3 Reasons the Hard Truth is Good News

“I’m always very honest, sometimes to a fault.” Jennifer grins.

A firm believer in truthfulness, Jennifer has a way of stating the honest truth without ceremony. Her tone is matter-of-fact, her delivery is forthright and always accompanied with a sincere smile. “I’m carefully honest.” 

Whether it’s about budgets or timelines, Jennifer is direct and clear, and generally, people are grateful for that. Jennifer does a lot of this honest-speak, and is more comfortable with it now more than ever after years of practice and payoff.

Jennifer shares a few examples of how being the bearer of the hard truth is good news for your project.

1. You see a negative feature, but from a different angle it may be a positive one.

I once had a residential project without a basement. At first this was a real disappointment to my client and a fair one considering the lost square footage and safety measures a basement can offer. 

On the other hand, when shed in a different light, the lack of a basement actually added value to the house. “Many neighboring homes within a 5 mile square radius of the property had been plagued with flooding problems.” This knowledge and truthfulness led the homeowner to think differently about the house, now thankful for a dry home.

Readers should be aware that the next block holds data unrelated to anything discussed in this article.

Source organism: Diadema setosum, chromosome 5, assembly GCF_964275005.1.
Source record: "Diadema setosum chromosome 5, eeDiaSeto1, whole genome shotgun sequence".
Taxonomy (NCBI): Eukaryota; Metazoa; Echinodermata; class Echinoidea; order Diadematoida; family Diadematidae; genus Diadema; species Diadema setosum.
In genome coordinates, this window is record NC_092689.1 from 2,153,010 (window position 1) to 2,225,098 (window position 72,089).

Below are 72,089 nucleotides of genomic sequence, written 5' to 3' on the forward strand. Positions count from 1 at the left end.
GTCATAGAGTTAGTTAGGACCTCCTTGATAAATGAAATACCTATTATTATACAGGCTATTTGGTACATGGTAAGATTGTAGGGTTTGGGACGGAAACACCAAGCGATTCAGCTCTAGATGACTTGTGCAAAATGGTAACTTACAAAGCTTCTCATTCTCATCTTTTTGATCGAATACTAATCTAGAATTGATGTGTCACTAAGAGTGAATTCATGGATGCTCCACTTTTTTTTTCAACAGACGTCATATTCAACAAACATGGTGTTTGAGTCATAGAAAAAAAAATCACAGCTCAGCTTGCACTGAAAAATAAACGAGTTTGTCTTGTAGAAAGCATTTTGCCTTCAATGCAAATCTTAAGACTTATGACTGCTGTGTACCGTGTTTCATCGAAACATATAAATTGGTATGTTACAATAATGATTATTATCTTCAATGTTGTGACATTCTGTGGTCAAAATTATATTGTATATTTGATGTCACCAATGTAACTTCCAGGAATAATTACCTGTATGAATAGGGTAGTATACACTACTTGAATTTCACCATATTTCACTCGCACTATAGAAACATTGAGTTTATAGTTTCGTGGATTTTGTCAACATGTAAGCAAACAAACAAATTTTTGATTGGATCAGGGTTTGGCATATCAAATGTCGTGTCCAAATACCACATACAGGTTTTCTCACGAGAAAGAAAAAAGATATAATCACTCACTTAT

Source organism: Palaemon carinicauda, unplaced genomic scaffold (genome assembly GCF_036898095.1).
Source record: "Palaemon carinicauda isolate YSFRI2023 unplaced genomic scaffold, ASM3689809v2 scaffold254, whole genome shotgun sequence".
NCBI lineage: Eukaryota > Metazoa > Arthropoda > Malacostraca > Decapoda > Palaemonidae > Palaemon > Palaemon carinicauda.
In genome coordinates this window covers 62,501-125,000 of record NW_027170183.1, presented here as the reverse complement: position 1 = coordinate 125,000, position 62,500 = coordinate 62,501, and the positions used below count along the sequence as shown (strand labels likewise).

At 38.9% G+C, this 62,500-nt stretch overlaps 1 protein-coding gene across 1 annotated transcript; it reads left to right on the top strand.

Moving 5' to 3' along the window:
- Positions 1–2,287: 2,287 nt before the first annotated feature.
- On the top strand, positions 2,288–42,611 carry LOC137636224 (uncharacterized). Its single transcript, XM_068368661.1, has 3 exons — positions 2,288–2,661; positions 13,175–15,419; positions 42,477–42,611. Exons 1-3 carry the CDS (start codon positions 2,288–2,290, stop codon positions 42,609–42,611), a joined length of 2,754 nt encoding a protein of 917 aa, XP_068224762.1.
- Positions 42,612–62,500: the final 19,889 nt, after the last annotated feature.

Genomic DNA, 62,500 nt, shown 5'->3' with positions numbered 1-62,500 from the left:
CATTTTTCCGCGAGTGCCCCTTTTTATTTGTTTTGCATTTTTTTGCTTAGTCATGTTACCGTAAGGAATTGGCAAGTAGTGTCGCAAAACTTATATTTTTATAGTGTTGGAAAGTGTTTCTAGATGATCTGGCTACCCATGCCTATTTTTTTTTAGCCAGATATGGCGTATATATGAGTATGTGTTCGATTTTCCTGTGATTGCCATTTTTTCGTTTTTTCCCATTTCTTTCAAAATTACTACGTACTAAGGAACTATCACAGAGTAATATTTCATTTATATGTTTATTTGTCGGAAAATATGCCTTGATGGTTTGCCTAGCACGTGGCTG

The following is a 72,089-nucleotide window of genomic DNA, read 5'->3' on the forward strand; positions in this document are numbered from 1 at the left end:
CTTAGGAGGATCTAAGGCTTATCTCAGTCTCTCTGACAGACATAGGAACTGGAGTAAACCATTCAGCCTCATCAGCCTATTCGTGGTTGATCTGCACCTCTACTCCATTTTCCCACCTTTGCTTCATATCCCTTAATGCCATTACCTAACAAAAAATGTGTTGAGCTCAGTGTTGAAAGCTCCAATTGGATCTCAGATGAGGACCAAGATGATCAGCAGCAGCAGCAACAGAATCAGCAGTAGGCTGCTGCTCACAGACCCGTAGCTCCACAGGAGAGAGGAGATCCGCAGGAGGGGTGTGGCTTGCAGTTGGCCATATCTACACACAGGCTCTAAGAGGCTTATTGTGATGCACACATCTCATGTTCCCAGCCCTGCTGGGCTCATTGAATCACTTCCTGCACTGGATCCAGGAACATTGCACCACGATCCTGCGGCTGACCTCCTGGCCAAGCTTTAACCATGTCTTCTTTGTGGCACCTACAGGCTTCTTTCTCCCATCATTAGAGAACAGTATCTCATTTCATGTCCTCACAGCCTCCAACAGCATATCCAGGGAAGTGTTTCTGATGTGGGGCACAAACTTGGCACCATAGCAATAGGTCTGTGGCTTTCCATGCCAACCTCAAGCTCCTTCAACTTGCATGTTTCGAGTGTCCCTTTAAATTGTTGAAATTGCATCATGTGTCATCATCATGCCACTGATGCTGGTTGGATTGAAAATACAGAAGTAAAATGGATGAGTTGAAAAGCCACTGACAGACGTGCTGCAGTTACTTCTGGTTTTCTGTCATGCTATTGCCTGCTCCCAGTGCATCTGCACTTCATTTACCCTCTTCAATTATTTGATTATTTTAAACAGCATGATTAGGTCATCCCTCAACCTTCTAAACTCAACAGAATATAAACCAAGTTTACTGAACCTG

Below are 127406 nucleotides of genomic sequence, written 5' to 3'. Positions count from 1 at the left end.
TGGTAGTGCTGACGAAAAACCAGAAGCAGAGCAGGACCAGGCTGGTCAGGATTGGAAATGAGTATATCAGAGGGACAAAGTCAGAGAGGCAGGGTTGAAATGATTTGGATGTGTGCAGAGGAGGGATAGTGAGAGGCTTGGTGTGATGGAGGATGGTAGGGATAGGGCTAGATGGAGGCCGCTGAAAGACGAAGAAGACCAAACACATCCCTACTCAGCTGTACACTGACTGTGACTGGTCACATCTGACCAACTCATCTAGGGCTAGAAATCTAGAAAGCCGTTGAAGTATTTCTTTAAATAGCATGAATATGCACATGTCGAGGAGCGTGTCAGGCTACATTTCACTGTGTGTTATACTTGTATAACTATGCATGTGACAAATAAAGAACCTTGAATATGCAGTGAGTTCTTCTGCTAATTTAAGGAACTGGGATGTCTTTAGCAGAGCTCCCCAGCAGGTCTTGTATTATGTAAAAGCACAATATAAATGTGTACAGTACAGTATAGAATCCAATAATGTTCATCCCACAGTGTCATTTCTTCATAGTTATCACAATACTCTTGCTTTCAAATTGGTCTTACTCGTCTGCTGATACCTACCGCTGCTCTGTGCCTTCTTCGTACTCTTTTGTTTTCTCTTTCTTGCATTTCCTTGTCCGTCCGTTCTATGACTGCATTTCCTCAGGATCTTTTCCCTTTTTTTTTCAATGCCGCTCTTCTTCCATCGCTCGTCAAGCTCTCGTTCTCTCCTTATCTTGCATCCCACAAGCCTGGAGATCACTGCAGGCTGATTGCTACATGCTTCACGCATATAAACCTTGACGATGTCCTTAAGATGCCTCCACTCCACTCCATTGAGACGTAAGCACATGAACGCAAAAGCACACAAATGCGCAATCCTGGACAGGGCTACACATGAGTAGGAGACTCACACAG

2. You want it all, but addressing limits may be in your favor.

“What you want and what your house can do are not in sync with each other.” This was the hard truth Jennifer found herself sharing with a homeowner interested renovating a kitchen. After reviewing the project vision and goals against the space, infrastructure and budget of this kitchen and client, Jennifer found herself again having, “the hard conversation of: I’m about to tell you what you don’t want to hear.”

Turns out people really appreciate that kind of honesty. Think of the time, money and heartache that are saved with that level of forthrightness. Most would prefer to be redirected in the early stages of design than after your kitchen is torn apart and you’re eating options are limited to take-out or heading to your in-laws again.

3. You have dreams, but they’re different than you first envisioned.

Imagine you’re standing in a Jack and Jill bath between two kids rooms. In your peripheral vision you see pink, yellow, green, orange and purple. “How will it feel to see all those colors together?” Jennifer asks. “I kinda think it looks like a box of popsicles.” This isn’t want this client was going for, so they modified the color palette to include three colors instead of five or six.

In this case, there was so much happening in this client’s vision, we just needed to pare it down a little to make it work. The dream isn’t lost, it’s refined.